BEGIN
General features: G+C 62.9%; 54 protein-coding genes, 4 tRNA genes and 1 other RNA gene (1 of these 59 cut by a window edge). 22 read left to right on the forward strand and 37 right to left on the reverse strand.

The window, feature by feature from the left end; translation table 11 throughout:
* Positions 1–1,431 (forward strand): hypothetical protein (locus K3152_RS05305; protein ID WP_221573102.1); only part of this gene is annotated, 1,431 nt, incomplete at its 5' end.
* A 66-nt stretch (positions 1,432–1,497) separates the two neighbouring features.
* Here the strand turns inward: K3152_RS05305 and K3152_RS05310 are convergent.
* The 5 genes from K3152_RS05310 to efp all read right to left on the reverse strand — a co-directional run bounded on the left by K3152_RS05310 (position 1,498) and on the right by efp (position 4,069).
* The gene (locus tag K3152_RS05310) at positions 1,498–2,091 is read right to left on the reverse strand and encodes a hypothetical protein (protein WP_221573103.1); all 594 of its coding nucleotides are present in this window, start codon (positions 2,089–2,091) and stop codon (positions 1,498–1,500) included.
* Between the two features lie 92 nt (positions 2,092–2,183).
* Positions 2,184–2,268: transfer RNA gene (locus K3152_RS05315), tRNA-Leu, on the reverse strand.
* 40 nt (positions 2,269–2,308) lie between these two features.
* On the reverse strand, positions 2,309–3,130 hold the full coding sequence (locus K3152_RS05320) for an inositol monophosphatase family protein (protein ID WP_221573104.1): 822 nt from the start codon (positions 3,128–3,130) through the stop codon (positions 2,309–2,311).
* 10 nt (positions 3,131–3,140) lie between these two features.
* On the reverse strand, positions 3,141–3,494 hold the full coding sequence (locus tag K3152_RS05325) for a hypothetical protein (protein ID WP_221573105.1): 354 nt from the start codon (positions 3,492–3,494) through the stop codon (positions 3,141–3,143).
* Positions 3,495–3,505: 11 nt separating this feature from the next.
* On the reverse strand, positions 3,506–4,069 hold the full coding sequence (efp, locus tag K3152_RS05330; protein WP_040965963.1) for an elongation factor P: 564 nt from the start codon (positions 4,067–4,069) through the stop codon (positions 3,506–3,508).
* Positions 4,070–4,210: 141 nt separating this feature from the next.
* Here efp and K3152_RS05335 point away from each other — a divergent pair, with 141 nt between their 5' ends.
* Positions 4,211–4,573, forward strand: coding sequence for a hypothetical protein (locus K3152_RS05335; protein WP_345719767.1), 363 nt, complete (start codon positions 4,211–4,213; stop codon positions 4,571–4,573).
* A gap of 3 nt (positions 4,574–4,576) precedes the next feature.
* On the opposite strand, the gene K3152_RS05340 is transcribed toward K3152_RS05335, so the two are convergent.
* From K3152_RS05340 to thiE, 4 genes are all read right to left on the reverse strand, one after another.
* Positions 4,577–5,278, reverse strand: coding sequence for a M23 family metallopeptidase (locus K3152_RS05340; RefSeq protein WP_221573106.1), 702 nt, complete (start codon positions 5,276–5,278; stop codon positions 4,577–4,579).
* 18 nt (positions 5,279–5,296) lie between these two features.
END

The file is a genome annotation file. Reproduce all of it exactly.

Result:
General features: G+C 62.9%; 54 protein-coding genes, 4 tRNA genes and 1 other RNA gene (1 of these 59 cut by a window edge). 22 read left to right on the forward strand and 37 right to left on the reverse strand.

The window, feature by feature from the left end; translation table 11 throughout:
* Positions 1–1,431 (forward strand): hypothetical protein (locus K3152_RS05305; protein ID WP_221573102.1); only part of this gene is annotated, 1,431 nt, incomplete at its 5' end.
* A 66-nt stretch (positions 1,432–1,497) separates the two neighbouring features.
* Here the strand turns inward: K3152_RS05305 and K3152_RS05310 are convergent.
* The 5 genes from K3152_RS05310 to efp all read right to left on the reverse strand — a co-directional run bounded on the left by K3152_RS05310 (position 1,498) and on the right by efp (position 4,069).
* The gene (locus tag K3152_RS05310) at positions 1,498–2,091 is read right to left on the reverse strand and encodes a hypothetical protein (protein WP_221573103.1); all 594 of its coding nucleotides are present in this window, start codon (positions 2,089–2,091) and stop codon (positions 1,498–1,500) included.
* Between the two features lie 92 nt (positions 2,092–2,183).
* Positions 2,184–2,268: transfer RNA gene (locus K3152_RS05315), tRNA-Leu, on the reverse strand.
* 40 nt (positions 2,269–2,308) lie between these two features.
* On the reverse strand, positions 2,309–3,130 hold the full coding sequence (locus K3152_RS05320) for an inositol monophosphatase family protein (protein ID WP_221573104.1): 822 nt from the start codon (positions 3,128–3,130) through the stop codon (positions 2,309–2,311).
* 10 nt (positions 3,131–3,140) lie between these two features.
* On the reverse strand, positions 3,141–3,494 hold the full coding sequence (locus tag K3152_RS05325) for a hypothetical protein (protein ID WP_221573105.1): 354 nt from the start codon (positions 3,492–3,494) through the stop codon (positions 3,141–3,143).
* Positions 3,495–3,505: 11 nt separating this feature from the next.
* On the reverse strand, positions 3,506–4,069 hold the full coding sequence (efp, locus tag K3152_RS05330; protein WP_040965963.1) for an elongation factor P: 564 nt from the start codon (positions 4,067–4,069) through the stop codon (positions 3,506–3,508).
* Positions 4,070–4,210: 141 nt separating this feature from the next.
* Here efp and K3152_RS05335 point away from each other — a divergent pair, with 141 nt between their 5' ends.
* Positions 4,211–4,573, forward strand: coding sequence for a hypothetical protein (locus K3152_RS05335; protein WP_345719767.1), 363 nt, complete (start codon positions 4,211–4,213; stop codon positions 4,571–4,573).
* A gap of 3 nt (positions 4,574–4,576) precedes the next feature.
* On the opposite strand, the gene K3152_RS05340 is transcribed toward K3152_RS05335, so the two are convergent.
* From K3152_RS05340 to thiE, 4 genes are all read right to left on the reverse strand, one after another.
* Positions 4,577–5,278, reverse strand: coding sequence for a M23 family metallopeptidase (locus K3152_RS05340; RefSeq protein WP_221573106.1), 702 nt, complete (start codon positions 5,276–5,278; stop codon positions 4,577–4,579).
* 18 nt (positions 5,279–5,296) lie between these two features.